Simon said...

The customer has complete freedom of choice. I have bought their 'case deals' (i.e. 12 bottles of the same wine, or a 'fixed' selection of 12) but I also buy 6 or 12 bottles of my own choosing at a time and get a small case discount (and my two free bottles, as I joined their Premier club thingy.
When I was there yesterday I was warmly welcomed, and one of the staff was asked to open a bottle for me to try (as I had previously enjoyed something similar) so they're obviously very much customer-oriented in terms of wanting us to experience new wines as they become available.

gopaz said...

Because our time is rather limited to peruse retail shops in Barcelona at leisure in search of odd finds, I'd rather chat about the experience of finding a 'cool' wine shop. Personally, a wine shop is very similar to a book shop for me. They both are treasure chests full of beautiful covers, created by fascinating people from places I've never been. What differentiates a cool wine shop from an uncool wine shop is primarily the feeling I get the moment I walk through the door. Is it warm and inviting? Do I enjoy the staff and are they passionate about wine/food? Do I feel that my questions will be answered? Can I form a relationship with the store? If I can't find the wine I want, will the store go out of their way to get it for me?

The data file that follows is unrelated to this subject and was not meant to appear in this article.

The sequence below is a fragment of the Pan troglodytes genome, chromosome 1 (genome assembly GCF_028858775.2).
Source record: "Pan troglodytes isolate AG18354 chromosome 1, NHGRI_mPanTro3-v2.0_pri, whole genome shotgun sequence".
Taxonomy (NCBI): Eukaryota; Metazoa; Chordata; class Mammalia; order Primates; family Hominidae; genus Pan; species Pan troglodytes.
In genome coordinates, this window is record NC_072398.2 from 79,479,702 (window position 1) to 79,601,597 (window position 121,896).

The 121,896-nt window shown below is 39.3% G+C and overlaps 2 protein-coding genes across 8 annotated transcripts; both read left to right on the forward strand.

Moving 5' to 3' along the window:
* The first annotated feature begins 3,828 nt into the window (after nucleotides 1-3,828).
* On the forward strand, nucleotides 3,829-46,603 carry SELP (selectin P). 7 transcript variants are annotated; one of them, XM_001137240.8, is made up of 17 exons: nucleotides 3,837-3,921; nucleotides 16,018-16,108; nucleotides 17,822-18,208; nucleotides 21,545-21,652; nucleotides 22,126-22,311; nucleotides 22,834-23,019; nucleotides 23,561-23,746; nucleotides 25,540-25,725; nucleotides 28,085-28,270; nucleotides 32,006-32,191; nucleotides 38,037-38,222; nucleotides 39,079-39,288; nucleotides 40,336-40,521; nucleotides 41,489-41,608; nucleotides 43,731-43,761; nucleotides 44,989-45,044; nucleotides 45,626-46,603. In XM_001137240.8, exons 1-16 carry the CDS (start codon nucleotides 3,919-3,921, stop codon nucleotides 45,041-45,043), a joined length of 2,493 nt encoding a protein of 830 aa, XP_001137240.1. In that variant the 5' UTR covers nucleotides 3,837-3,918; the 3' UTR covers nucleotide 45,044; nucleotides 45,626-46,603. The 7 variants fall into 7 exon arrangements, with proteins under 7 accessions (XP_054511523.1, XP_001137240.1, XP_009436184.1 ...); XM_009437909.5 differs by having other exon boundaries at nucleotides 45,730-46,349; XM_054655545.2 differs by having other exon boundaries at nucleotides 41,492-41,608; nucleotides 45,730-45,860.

I love knowing that my resources are supporting people I trust and believe in. Even if a store has a better selection of wine at a cheaper price, I won't spread the word unless the ambiance and staff equal in quality.

Irish Wine Contemplations said...

Robert,

Great Post, I have been thinking about this topic for a while. In Ireland, like all other countries, there are a number of sources of wine. Wine specialist chain merchants (O'Briens Wine, O'Donovans), Independant wine merchants, Supermarkets, general off licences & online. Each sales medium has it's own pros and cons and I feel there are a number of factors that influence who buys what where. The most important factors that distinguish each retailer I feel are sales personal and range of wines.

Personally I will buy certain wines from certain retailers if it's something I want and the price is right but to try something new and interesting that I haven't heard of in advance or wasn't planning on purchasing will require a good sales person. These people are becoming ever more rare in the wine industry over here and it's a real pity.